Susto makes a homecoming with a show in the Royal American parking lot, the band's first performance in Charleston since February at the Music Farm. 

From playing local dive bars to embarking on national and international tours, Charleston five-piece Americana band Susto has fearlessly pursued a dream that has been on the mind of lead singer/songwriter and guitarist Justin Osborne for more than a decade. 

Osborne started catchy pop-rock group Sequoyah Prep School in 2003 but came into his creative domain in 2014 when he founded Susto. The band's breakthrough arrived with widespread acclaim after the release of January 2017 disc "& I'm Fine Today."

The diverse album explores the dichotomy of Southern living and atheism, while incorporating an existential search among lost relationships and self-evaluation. 

The poignant soul-baring storytelling lyrics, along with an atmospheric soundscape and impressive range, stirred up some attention from renowned acts such as The Lumineers and Band of Horses, who have since toured with Susto.

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Susto has toured with The Lumineers and Band of Horses, among other notable acts.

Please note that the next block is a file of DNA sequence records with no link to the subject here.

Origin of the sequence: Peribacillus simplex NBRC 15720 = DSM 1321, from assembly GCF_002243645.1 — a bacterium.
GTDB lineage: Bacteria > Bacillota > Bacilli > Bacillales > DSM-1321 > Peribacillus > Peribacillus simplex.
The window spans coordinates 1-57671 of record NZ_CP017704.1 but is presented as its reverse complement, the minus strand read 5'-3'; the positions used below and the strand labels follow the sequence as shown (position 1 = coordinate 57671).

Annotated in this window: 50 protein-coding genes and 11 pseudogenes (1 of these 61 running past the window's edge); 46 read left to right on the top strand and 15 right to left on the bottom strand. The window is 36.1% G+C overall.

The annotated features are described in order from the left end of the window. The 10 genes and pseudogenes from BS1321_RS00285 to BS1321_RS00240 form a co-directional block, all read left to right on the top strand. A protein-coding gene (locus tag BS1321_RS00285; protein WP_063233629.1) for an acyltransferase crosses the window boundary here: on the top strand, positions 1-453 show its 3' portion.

After opening for such acts, Susto began headlining tours of its own, and members Justin Osborne, Jenna Desmond, Corey Campbell, Marshall Hudson and Dries Vandenberg are looking to head to Europe next year after wrapping up a 52-date fall and winter run across North America. 

For Osborne, it's a dream come true. 

"I like the intimate stuff, too, but it’s also fun to grow into bigger venues," says Osborne. "This tour we’re doing now, we're headlining some venues we’ve only opened at before. Seeing the crowd grow and learn our lyrics, having that happen is really fun. Some of my favorite shows I went to were at venues the size of Music Farm, mid-size venues, and I'm really excited to do headlining shows at those spaces." 

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Susto guitarist Dries Vandenberg also plays in Charleston project Human Resources. 

There have been a lot of changes this year. Susto went from occasional stints on the road to traveling outside of the Lowcountry for months at a time since its last Charleston show in February at the Music Farm. In addition, the band lost founding member and guitarist Johnny Delaware to his new personal project, The Artisanals, gaining Human Resources' Dries Vandenberg. 

"Johnny and I met living on Line Street when we were both trying to play and make records," says Osborne. "He was there for me and we became great friends, but Johnny is an incredible songwriter and had to split off to pursue his own band. It's been great for both of us and it's just one more awesome band out of Charleston, one more reason to be proud of what’s going on here."

While Susto has become Charleston's latest music success story, following in the footsteps of former South Carolina-based acts such as Needtobreathe and Shovels & Rope, the entire band still actively supports local music. And for Osborne, it all began at the Royal American, the site of the group's Oct. 21 parking lot show.